U.S. Soccer had three options on Friday night as its Board of Directors met to vote on which league to sanction as American soccer’s Division II. The USSF could grant the booming USL D-II status while rejecting NASL’s application, which would have almost surely meant the death of the NASL. The USSF could have also left things as is, leaving NASL as a shaky standalone D-II while denying the USL’s strong case to move up from Division III.
Ultimately, U.S. Soccer decided the third option was best, which means granting provisional Division II status to both the NASL and USL for 2017.
The temporary fix wasn’t exactly what either league was looking for, but it’s a suitable compromise that will give both leagues an opportunity to strengthen their positions as D-II leagues before 2018, when U.S. Soccer will once again be faced with the same decision it just resolved.
“After an exhaustive process working with both leagues, in the best interest of the sport the U.S. Soccer Board of Directors has decided to grant provisional Division II status to the NASL and USL,” U.S. Soccer president Sunil Gulati said in a statement released by the federation. “U.S. Soccer will create an internal working group that will work with each league to set a pathway to meet the full requirements for Division II and allow for the larger goal of creating a sustainable future. We look forward to another productive year for professional soccer in this country.”
The decision is a lifesaver for the NASL, which was in danger of completely collapsing if it had been dropped to D-III. Maintaining D-II status was reportedly one of the stipulations necessary to allow the sale of the New York Cosmos to go through. The survival of the Cosmos, coupled with the NASL’s taking over of the Jacksonville Armada while it finds the club a new owner, would allow the league to operate with eight teams in 2017, with potential expansion taking the league back up to 12 teams in 2018.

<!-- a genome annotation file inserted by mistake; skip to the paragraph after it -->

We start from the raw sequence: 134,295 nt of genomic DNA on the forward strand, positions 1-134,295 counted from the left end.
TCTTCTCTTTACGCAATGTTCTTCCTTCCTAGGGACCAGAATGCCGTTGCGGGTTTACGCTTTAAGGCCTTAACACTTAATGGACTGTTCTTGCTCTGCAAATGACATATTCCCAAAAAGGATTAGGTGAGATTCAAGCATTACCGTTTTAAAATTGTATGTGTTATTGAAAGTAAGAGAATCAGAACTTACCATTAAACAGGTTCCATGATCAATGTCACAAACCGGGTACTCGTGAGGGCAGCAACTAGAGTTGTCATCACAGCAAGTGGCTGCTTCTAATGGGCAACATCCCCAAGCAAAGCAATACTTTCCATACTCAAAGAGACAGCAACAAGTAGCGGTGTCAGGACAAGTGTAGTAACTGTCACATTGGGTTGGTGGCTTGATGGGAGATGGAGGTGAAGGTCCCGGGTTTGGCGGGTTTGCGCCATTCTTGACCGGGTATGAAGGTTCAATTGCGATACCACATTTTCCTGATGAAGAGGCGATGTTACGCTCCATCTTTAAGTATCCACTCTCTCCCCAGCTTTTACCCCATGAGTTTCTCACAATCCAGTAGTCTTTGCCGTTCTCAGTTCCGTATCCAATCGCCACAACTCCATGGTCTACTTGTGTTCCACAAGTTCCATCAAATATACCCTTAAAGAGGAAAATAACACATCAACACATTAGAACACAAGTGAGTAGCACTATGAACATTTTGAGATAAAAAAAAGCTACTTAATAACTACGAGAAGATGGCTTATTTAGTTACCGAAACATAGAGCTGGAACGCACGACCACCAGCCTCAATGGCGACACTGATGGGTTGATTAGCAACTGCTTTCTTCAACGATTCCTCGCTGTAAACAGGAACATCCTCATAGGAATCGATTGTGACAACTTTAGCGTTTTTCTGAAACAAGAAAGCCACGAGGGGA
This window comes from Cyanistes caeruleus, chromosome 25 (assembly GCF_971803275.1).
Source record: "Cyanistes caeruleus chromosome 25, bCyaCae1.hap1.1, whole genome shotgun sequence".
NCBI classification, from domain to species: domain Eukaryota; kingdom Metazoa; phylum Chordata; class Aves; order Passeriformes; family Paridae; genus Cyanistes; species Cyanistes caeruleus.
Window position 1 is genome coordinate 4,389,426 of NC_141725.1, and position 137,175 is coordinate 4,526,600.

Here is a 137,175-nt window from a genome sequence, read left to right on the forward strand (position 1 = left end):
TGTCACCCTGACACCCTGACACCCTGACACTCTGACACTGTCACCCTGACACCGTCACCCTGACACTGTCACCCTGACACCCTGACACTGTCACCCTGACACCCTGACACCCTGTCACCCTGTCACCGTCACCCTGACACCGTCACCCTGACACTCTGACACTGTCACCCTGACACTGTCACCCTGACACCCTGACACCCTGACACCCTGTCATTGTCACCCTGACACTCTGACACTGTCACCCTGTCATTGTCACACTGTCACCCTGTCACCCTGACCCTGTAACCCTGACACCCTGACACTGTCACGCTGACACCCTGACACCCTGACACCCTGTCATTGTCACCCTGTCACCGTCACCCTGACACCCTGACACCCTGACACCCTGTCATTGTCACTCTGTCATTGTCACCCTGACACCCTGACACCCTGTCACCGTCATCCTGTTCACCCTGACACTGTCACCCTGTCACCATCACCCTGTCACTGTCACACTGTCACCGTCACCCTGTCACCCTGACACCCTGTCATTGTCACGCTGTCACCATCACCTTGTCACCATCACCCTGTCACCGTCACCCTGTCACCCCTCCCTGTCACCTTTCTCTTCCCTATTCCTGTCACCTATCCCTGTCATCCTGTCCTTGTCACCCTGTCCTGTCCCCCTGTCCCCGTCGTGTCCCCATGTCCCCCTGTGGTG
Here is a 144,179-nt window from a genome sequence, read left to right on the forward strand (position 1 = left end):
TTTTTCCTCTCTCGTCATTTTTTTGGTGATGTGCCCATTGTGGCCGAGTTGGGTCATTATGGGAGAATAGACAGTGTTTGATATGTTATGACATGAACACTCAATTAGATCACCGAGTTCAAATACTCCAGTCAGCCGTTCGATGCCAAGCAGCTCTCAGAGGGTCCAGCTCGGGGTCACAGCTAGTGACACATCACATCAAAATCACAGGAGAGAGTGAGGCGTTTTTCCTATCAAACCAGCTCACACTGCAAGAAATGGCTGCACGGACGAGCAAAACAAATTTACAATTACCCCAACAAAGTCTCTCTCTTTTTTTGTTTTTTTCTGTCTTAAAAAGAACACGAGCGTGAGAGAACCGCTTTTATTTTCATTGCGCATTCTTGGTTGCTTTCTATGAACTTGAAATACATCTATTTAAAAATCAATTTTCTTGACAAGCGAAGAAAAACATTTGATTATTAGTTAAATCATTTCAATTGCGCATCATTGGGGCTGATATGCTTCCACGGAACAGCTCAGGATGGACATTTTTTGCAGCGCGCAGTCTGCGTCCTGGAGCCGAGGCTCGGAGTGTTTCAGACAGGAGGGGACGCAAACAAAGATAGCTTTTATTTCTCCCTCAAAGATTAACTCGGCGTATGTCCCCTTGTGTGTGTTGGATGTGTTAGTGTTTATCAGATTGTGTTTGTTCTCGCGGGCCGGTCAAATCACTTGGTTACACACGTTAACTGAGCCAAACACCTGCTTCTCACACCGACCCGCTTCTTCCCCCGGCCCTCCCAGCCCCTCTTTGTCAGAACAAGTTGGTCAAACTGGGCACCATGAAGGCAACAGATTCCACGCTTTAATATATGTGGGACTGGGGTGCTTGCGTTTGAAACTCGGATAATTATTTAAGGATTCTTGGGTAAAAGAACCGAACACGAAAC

“The NASL Board of Governors and I support the USSF’s decision to grant the league provisional Division 2 status,” said Steve Malik, owner of North Carolina FC (the club formerly known as the Carolina Railhawks). “We’re excited about the eight teams beginning play in April, and we look forward to the continued growth of our league and soccer in the U.S.”
According to an ESPN report, the NASL will expand to 11 teams by the Fall season, with teams set to play in Atlanta, San Diego and Orange County, California.
U.S. Soccer’s decision to grant Division II status to USL serves as the latest milestone for the fast-growing league, which enjoyed impressive success in 2016, and is set to expand to 30 teams in 2017.
“We would like to thank U.S. Soccer for taking the time to work through this process and provide us with provisional sanctioning for Division II in 2017,” USL CEO Alec Papadakis said in a statement released by U.S. Soccer. “We welcome the opportunity to work closely with U.S. Soccer to meet all the Division II standards in the near future and continue to be part of the impressive growth of the sport in the United States.”
What does the Division II status mean for teams in both leagues? It means a stronger position from which to operate from a business standpoint, and a more attractive position to offer prospective investors, as well as a more respected position to hold from a global perspective (and an easier position to sell potential players from abroad) than Division III.
What remains unclear is just what U.S. Soccer will do next year, and if the federation is committed to only having one Division II league by next year, or if we could see the USL and NASL continue to battle as dueling D-II leagues for the foreseeable future.